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    Sunday, 22 September 2013

    Film-maker hopes to change Lollywood clichés with The System

     

    With Bol, Khuda Kay Liye and the recent Josh, our audience has seen an array of films on the injustice, corruption and moral conundrums that prevail in our society. These storylines have struck a chord with movie buffs as well as ordinary people as we can all relate to these issues on some level. In a similar vein, Norway-based Shehzad Ghafoor hopes to bring action-thriller The System — a movie that portrays how corruption affects the common man. The film’s shooting commenced about a week ago.

    “A lot of films have been made in Lahore, so we are hoping to give these spaces different treatment,” says director Ghafoor, explaining how a scene was shot on top of the famed Panorama parking plaza on Mall Road along with other locations in order to provide a different viewpoint of the city. The System will be Ghafoor’s debut in feature films.

    The first scene of the movie illustrates the film’s lead actor Shiraz Ghafoor (director’s brother) on the roof of the plaza, conducting a meet-up with the city’s mafia bosses. The huddle has been arranged by a corrupt senior police official played by Shafqat Cheema. “This location is unexposed and from the top of the plaza, you are able to get some top-shots — you get a feeling that you’re sitting on top of Lahore,” Ghafoor explains.

    The System is all about changing the norms and clichés of the film industry — it’s what Lollywood stalwarts say will change the stigma around the dying business. The film gained attention as veteran director-cinematographer Syed Faisal Bukhari signed on as director of photography. Two songs have already been filmed in Norway and the team hopes to bring on set the expertise of Bollywood technicians.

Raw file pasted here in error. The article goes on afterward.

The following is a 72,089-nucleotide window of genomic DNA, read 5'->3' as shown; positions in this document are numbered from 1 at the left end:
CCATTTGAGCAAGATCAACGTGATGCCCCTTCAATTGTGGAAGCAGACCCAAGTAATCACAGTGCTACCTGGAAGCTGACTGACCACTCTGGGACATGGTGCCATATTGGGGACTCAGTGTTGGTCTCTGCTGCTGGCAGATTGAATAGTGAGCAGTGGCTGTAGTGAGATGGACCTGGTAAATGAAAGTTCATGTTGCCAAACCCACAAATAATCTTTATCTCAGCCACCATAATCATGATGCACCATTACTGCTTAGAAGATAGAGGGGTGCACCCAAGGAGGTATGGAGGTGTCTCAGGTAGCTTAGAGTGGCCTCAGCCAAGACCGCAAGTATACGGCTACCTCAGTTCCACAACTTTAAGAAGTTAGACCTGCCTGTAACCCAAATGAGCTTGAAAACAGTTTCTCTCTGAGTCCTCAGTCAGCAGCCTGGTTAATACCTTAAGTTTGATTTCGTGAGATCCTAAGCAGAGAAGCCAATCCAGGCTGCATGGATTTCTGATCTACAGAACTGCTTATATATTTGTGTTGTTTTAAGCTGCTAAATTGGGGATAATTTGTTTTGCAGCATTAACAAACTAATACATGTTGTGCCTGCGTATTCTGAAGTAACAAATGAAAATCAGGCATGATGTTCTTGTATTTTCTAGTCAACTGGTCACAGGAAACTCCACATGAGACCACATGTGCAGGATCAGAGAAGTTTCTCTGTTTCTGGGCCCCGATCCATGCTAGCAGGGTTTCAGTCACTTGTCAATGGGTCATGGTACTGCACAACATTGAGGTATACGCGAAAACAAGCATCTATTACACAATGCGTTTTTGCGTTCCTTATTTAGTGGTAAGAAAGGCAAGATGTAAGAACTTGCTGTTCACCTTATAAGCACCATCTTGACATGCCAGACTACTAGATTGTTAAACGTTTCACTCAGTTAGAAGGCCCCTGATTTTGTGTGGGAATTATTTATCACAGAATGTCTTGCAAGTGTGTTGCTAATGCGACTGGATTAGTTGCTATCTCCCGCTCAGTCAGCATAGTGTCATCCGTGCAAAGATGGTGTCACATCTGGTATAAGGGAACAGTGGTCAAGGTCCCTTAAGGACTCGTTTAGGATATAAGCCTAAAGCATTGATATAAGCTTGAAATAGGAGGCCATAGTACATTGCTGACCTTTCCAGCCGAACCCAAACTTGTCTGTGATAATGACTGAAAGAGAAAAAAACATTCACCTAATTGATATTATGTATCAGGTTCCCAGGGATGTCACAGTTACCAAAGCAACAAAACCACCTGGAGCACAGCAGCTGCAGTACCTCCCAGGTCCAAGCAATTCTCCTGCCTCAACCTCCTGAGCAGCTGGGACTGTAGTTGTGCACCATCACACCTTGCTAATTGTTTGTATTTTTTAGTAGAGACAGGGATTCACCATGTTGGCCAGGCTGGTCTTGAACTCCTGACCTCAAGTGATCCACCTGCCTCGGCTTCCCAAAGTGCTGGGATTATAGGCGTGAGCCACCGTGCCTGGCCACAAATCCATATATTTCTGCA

Apart from Shiraz and Cheema, the cast also includes Nadeem Baig, Kashaf Ali (female lead) and a relatively less known actor Raees Patan. The latter has been a part of around 15 films but with the slight resurgence in the film industry, he admits his work has doubled. “It’s a nice change,” says Patan, who has normally been associated with regional films. “I think it’s the first time we have had the chance to work with the best technology and different storylines and ideas.”
    “The time is of digital films now — we are talking about making films which have global relevance,” says Cheema, who has also been a part of  films like Bol, Chambaili and Main Hoon Shahid Afridi amongst other upcoming projects. “The time for small films is over. It’s now time for new talent to be given space. I think people will like Shiraz as a hero.”

    Speaking about his role in the film, Cheema says the film allows him to explore a different type of character — one that is both negative and positive at the same time. “One who can leave his own spirit and get into a character that has been thought out for him — that is the sign of a good artist,” he explains.  “I am playing the role of a Station House Officer [SHO] who has a strong hold on the whole system. And through this control, he changes the system.”

    Like his previous performances, Cheema feels the audience will appreciate the kind of role he is playing in The System, too.


    Published in The Express Tribune, September 23rd, 2013.

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